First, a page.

Referring to FIG. 2, which is a perspective view of the transformer 10, shown in an open position, end 28 of core section 16 has a plurality of portions 40-45, six in the illustrative embodiment, which project from the main body portion 71 of the core section 16 and which are spaced apart defining five gaps 46-50 therebetween. The mating end 30 of core section 18 has five portions 51-55 which project from the main body portion 72 of core section 18, defining four gaps 56-59 therebetween. When the transformer 10 is in the closed position as shown in FIG. 1, the projecting portions 51-55 of core section 18 are received in gaps 46-50 of core section 16, and portions 41-44 of core section 16 are received in gaps 56-59 of core section 18, providing the interleaved portion of the joint and hinge structure 32. When the transformer 10 is in the closed position, the mating end portions 28 and 30 are held together by way of a flanged hinge pin 34 having a shank 37 which extends through central apertures 36 (FIG. 2) of the projecting portions 40-45 and 51-55 which apertures are aligned when the transformer 10 is in the closed position. A hitch clip 38 extends through an aperture 39' in the shank 37 to maintain the hinge pin in position.
The configuration of end 29 of core section 16 is identical to that of end 30 of core section 18, and the configuration of end 31 of core section 18 is identical to that of end 28 of core section 16, each having respective projecting portions 51'-55' and 40'-45' which provide an interleaved joint. The mating ends 29-31 are held together by way of a hinge pin 35.
The interleaved hinged construction of the transformer 10 permits the split core transformer 10 to be opened by removing hinge pin 34, which hinge pin 35 in place, and separating ends 28 and 30 of respective core assemblies 12 and 14, which are pivoted about hinge pin 35, as shown in FIG. 2, or by removing hinge pin 35, with hinge pin 34 in place and separating ends 29 and 31 of the assemblies which are pivoted about hinge 34. Thus, the interleaved joint and hinge construction permit the split core to be opened at either end to facilitate positioning of the current carrying conductor within the window 39 of the transformer 10. The interleaving of the projecting portions of the core assemblies 12 and 14 minimizes the effects of the air gap on the performance of the split core transformer 10 and enhances repeatability of measurement. Also, the annular shape of the two piece core structure provided by core sections 16 and 18 provides a generally circular magnetic path having only two air gaps, one at each of the interleaved joints 32 and 33.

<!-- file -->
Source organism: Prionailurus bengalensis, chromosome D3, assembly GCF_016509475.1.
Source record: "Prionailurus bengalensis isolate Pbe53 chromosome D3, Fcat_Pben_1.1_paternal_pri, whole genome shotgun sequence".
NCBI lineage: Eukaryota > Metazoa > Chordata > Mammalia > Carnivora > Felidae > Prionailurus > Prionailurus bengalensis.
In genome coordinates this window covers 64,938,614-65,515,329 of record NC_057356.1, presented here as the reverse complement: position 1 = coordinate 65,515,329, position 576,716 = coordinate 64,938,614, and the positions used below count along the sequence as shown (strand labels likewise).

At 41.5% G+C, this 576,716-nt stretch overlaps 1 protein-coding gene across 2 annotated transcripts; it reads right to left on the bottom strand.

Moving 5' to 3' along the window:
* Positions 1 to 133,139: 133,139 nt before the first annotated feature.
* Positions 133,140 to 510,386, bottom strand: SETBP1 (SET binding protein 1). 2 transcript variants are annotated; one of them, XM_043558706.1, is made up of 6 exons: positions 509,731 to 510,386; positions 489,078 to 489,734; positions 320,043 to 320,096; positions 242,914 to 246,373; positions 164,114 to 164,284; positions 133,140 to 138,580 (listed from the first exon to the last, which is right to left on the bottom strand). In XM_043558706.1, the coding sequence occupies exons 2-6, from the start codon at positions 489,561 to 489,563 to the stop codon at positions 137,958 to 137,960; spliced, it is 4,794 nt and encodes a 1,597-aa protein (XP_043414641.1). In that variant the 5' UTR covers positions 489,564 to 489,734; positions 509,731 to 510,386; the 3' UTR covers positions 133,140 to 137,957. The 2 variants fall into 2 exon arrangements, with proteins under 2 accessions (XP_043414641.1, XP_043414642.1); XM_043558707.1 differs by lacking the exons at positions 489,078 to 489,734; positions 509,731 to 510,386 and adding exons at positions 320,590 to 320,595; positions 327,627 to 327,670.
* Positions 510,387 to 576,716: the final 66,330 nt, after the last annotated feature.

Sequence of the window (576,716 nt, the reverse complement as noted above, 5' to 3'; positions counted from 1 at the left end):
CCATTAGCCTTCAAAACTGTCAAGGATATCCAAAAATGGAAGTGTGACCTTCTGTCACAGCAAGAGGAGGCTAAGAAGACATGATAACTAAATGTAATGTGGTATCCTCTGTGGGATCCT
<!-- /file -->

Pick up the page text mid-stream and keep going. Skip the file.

Considering the core sections 16 and 18 in more detail, each core section, such as core section 16, includes a plurality of lamination element, such as lamination element 60 shown in FIG. 3. The plurality of lamination elements 60 which comprise both core sections 16 and 18 are identical in shape. Each element, such as element 60, is of a magnetic permeable material which may be of conventional silicon steel, and has a generally arcuate main body portion 61 having a head portion 62 at one end and a tail portion 63 at the opposite end.
The head portion 62 has an increased width relative to the main body portion 61 which defines a generally circular contact area 62' which extends beyond the main body portion 61 of the element 60 and provides a rounded end 68 for the element 60. The diameter d of the contact area 62' is greater than the width w of main body portion 61, and in one embodiment, the diameter d was 1.3 inches and the width w was 7/8 inches. The contact area of the head portion 62 has a central aperture 36 through which extends the hinge pin 34 in the assembled transformer 10.
As shown in FIG. 2, the head portions 62 of the elements 60 of core section 16 project from the main body portion 71 of the core section 16 at ends 28 and 29 thereof defining portions 40-45 and 51'-55'. The head portions 62 of the elements 60 of core section 18 define projections 51-55 and 40'-45' at ends 30 and 31, respectively.
The tail portion 63 of each lamination element 60 is a generally arcuate strip 63' extending perpendicular to the axial centerline of the main body portion 62 defining ear portions 66 and 67 which extend outwardly beyond the main body portion 62. The arcuate strip portion 63' defines a concave end surface 69 for the lamination element 60, the radius of which is approximately the same as the radius of the rounded end 68 of the head portion 62.
Referring to FIGS. 4 and 5, the plurality of lamination elements 60 which form each of the core sections 16 and 18, such as core section 16, are arranged in pairs of elements, defining lamination members 160a-160k which are stacked together to form the core section 16 as shown in FIG. 5. The lamination elements 60 are used in pairs to provide increased mechanical strength. In the exemplary embodiment, each core section includes twenty-two lamination elements 60a-60v grouped into eleven pairs 160a-160k of elements.
As shown in FIG. 4, the pairs of lamination elements 60 are alternated in the core section 16 in reversed orientation. That is, pair 160a, including elements 60a and 60b, have head portions, which define projecting portion 40 (FIG. 2) at end 28 of the core section 16, and tail portions which define gap 46 (FIG. 2) at the other end 29 of the core section 16. The next adjaent pair 160b, including elements 60c and 60d, have head portions, which define gap 46 (FIG. 2), at end 29 of the core section 16. The adjacent pairs of elements in the core section 16, such as pairs 160a and 160b, are separated by a spacer member 70 of magnetic material and are maintained together in the core section 16 by way of rivets 73 which pass through apertures 74 formed in the lamination elements 60 as shown in FIG. 5. The other core section 18 is identical to core section 16.